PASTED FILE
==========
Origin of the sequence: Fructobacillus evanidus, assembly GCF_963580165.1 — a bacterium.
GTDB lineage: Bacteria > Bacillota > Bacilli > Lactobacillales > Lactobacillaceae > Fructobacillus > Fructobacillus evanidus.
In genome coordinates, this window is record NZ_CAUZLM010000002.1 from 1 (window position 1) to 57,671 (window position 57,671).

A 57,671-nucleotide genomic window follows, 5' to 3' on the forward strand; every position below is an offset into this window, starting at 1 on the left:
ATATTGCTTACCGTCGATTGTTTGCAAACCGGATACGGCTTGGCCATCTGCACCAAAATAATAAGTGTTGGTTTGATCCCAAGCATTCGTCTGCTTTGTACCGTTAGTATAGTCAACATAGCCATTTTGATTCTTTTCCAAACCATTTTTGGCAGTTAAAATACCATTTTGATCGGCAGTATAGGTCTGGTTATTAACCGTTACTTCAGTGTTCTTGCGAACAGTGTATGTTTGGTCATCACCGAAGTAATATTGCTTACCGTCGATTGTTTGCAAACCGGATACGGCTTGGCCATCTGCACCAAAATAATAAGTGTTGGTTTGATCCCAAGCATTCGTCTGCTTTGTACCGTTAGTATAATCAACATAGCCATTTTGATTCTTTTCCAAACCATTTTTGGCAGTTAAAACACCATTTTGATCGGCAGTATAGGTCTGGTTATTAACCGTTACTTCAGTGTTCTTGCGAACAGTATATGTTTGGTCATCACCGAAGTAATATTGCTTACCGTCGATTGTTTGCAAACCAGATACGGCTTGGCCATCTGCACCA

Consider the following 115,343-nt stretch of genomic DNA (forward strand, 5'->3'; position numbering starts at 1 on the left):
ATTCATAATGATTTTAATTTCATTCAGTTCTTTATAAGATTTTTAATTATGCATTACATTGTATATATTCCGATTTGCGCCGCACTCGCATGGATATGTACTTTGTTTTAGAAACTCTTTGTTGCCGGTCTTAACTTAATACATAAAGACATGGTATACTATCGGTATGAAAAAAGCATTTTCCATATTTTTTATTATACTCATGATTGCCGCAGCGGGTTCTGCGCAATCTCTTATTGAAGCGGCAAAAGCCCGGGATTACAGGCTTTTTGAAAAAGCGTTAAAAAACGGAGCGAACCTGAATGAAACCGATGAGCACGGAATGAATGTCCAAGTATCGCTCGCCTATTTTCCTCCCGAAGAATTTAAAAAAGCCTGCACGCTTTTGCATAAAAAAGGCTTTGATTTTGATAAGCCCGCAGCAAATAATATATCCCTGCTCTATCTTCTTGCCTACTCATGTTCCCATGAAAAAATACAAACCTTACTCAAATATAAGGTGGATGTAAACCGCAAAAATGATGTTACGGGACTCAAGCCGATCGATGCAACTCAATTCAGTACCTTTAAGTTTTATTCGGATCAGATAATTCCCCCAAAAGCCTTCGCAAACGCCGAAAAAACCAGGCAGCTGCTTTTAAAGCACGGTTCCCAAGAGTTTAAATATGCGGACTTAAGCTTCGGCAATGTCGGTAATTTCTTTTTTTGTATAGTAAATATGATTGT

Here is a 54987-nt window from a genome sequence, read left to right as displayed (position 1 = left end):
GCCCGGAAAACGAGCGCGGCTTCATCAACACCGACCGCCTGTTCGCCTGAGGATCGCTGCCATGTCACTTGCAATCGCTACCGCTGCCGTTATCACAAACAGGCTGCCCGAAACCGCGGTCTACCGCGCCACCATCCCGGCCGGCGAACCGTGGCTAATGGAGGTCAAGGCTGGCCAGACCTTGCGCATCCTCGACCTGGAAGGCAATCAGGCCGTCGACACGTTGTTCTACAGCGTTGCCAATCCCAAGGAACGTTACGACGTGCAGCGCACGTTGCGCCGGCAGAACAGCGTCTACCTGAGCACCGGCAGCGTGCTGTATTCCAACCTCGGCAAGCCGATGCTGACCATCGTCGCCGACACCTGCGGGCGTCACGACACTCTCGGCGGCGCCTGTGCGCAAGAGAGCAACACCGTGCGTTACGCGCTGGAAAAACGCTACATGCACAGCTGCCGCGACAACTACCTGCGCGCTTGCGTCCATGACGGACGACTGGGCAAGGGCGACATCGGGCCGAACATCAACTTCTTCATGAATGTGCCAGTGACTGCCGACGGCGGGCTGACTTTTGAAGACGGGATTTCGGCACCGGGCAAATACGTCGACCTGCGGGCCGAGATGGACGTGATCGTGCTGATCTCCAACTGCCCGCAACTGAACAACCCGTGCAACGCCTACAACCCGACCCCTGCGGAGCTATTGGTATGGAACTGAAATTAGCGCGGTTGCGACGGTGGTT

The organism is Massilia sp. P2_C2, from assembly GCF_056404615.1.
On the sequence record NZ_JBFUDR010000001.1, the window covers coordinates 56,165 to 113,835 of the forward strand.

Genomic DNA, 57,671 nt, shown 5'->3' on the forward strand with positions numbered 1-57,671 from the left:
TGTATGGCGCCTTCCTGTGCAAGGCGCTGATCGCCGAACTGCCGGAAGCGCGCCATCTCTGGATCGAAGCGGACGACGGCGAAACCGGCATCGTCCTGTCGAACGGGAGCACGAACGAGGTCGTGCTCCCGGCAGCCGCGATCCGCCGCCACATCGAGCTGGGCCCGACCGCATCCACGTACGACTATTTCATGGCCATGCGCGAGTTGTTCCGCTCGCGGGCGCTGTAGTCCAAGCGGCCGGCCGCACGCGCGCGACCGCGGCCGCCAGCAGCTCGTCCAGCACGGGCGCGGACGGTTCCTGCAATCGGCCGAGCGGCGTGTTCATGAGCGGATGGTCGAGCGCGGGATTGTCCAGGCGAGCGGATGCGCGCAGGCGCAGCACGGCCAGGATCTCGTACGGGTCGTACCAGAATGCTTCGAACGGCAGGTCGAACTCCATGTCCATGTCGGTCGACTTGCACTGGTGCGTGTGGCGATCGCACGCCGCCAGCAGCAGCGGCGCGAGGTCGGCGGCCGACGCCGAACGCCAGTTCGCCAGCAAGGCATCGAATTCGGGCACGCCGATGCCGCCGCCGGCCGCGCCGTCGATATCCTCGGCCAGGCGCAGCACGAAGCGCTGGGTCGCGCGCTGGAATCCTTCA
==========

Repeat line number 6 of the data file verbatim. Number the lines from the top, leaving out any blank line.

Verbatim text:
Consider the following 115,343-nt stretch of genomic DNA (forward strand, 5'->3'; position numbering starts at 1 on the left):